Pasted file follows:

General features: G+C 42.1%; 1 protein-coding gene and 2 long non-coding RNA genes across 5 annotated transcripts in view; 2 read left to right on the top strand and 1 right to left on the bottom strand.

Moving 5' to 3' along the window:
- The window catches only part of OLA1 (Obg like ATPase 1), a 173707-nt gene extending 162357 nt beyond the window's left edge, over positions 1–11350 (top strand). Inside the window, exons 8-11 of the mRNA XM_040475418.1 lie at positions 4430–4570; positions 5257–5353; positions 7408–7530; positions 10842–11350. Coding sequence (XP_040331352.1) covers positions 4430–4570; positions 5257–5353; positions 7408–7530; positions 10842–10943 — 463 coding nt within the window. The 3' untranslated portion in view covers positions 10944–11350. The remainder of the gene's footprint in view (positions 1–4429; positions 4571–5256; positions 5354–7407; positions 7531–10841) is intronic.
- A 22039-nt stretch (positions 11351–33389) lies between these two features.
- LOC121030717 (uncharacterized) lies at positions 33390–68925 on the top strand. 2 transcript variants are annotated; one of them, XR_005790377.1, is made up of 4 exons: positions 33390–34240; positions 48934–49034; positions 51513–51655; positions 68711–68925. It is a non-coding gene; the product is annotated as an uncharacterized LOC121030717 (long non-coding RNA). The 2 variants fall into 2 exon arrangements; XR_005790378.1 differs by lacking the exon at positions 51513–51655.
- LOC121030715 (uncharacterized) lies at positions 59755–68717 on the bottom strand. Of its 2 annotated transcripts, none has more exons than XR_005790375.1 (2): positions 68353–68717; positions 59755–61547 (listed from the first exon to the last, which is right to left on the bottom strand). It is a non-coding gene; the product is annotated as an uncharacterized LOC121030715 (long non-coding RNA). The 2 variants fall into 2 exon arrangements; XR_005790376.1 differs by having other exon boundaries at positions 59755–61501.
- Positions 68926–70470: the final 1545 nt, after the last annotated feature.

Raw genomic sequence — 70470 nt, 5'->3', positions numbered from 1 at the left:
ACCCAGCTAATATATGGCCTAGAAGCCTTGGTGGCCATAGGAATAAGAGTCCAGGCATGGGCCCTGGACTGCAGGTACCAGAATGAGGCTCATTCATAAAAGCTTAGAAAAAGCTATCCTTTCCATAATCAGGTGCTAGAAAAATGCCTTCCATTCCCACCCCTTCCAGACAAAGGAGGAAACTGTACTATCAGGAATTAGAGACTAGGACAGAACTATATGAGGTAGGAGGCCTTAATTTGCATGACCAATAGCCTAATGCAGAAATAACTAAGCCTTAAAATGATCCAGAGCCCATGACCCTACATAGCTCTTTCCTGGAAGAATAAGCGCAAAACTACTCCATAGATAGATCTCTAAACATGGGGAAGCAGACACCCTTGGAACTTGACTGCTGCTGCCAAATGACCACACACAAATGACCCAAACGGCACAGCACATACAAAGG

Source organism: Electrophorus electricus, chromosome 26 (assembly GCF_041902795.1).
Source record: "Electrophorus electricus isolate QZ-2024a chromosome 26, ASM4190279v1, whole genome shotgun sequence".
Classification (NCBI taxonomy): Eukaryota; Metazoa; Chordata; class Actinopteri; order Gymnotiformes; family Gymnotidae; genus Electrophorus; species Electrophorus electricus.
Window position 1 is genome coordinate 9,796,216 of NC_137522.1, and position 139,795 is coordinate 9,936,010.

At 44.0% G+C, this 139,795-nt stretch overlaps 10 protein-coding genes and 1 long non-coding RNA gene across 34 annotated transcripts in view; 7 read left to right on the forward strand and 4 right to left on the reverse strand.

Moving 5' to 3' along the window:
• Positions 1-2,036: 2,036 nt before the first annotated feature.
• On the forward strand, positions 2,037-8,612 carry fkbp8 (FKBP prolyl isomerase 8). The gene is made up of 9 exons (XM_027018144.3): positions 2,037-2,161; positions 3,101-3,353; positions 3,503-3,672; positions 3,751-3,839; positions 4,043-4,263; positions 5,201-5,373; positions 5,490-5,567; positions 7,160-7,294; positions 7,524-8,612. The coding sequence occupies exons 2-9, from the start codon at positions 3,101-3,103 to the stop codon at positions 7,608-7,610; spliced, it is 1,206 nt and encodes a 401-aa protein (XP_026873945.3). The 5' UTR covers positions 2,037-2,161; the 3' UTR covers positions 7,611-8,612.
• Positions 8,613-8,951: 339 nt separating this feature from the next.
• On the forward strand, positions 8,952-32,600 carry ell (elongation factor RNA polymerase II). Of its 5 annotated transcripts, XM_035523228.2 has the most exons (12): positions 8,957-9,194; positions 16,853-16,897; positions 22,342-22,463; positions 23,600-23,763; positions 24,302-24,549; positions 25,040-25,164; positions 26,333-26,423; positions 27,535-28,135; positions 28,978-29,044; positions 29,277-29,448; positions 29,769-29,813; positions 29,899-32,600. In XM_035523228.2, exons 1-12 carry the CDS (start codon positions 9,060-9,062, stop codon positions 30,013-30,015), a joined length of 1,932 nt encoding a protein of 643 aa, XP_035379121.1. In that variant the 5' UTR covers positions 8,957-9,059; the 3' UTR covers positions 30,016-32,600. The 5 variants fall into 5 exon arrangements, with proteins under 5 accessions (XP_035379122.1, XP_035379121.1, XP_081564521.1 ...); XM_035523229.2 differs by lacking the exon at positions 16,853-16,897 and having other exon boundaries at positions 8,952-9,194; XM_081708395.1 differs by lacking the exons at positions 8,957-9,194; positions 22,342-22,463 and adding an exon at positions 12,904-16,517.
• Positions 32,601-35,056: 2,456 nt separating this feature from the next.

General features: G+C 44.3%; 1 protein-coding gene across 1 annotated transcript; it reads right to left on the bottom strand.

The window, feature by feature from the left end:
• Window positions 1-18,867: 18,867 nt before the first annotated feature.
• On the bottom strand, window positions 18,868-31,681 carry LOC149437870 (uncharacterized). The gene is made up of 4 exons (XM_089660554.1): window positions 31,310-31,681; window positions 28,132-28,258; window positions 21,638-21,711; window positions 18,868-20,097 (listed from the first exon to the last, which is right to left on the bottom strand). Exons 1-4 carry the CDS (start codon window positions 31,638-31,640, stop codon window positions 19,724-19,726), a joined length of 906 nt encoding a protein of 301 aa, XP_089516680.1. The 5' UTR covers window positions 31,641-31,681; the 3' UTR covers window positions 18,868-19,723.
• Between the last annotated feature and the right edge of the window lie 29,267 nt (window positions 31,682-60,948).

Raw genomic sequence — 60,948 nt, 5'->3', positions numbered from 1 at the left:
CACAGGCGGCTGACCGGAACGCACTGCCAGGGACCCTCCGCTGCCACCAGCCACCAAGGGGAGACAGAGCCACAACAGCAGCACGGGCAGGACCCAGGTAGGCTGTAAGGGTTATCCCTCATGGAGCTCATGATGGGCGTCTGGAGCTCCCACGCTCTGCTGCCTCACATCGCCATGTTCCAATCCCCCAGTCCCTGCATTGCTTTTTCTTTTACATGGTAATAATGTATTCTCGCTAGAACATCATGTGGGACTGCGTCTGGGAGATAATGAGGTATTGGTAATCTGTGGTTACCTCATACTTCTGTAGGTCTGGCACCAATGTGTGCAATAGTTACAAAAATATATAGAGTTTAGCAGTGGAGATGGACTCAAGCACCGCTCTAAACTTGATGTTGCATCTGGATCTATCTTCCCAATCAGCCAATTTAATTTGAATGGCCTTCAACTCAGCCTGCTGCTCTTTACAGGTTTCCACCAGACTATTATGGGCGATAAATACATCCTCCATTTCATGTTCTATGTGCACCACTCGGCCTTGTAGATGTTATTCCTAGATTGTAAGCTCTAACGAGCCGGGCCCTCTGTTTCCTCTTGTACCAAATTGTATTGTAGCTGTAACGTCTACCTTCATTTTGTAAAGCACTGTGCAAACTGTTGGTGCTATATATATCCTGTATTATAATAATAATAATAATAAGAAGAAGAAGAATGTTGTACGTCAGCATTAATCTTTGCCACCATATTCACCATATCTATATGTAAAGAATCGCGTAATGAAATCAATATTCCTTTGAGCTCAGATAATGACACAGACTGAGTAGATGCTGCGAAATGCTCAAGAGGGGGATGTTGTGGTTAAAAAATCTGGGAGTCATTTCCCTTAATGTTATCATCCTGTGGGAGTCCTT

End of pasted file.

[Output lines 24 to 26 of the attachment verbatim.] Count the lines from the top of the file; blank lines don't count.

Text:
• On the bottom strand, window positions 18,868-31,681 carry LOC149437870 (uncharacterized). The gene is made up of 4 exons (XM_089660554.1): window positions 31,310-31,681; window positions 28,132-28,258; window positions 21,638-21,711; window positions 18,868-20,097 (listed from the first exon to the last, which is right to left on the bottom strand). Exons 1-4 carry the CDS (start codon window positions 31,638-31,640, stop codon window positions 19,724-19,726), a joined length of 906 nt encoding a protein of 301 aa, XP_089516680.1. The 5' UTR covers window positions 31,641-31,681; the 3' UTR covers window positions 18,868-19,723.
• Between the last annotated feature and the right edge of the window lie 29,267 nt (window positions 31,682-60,948).

Raw genomic sequence — 60,948 nt, 5'->3', positions numbered from 1 at the left: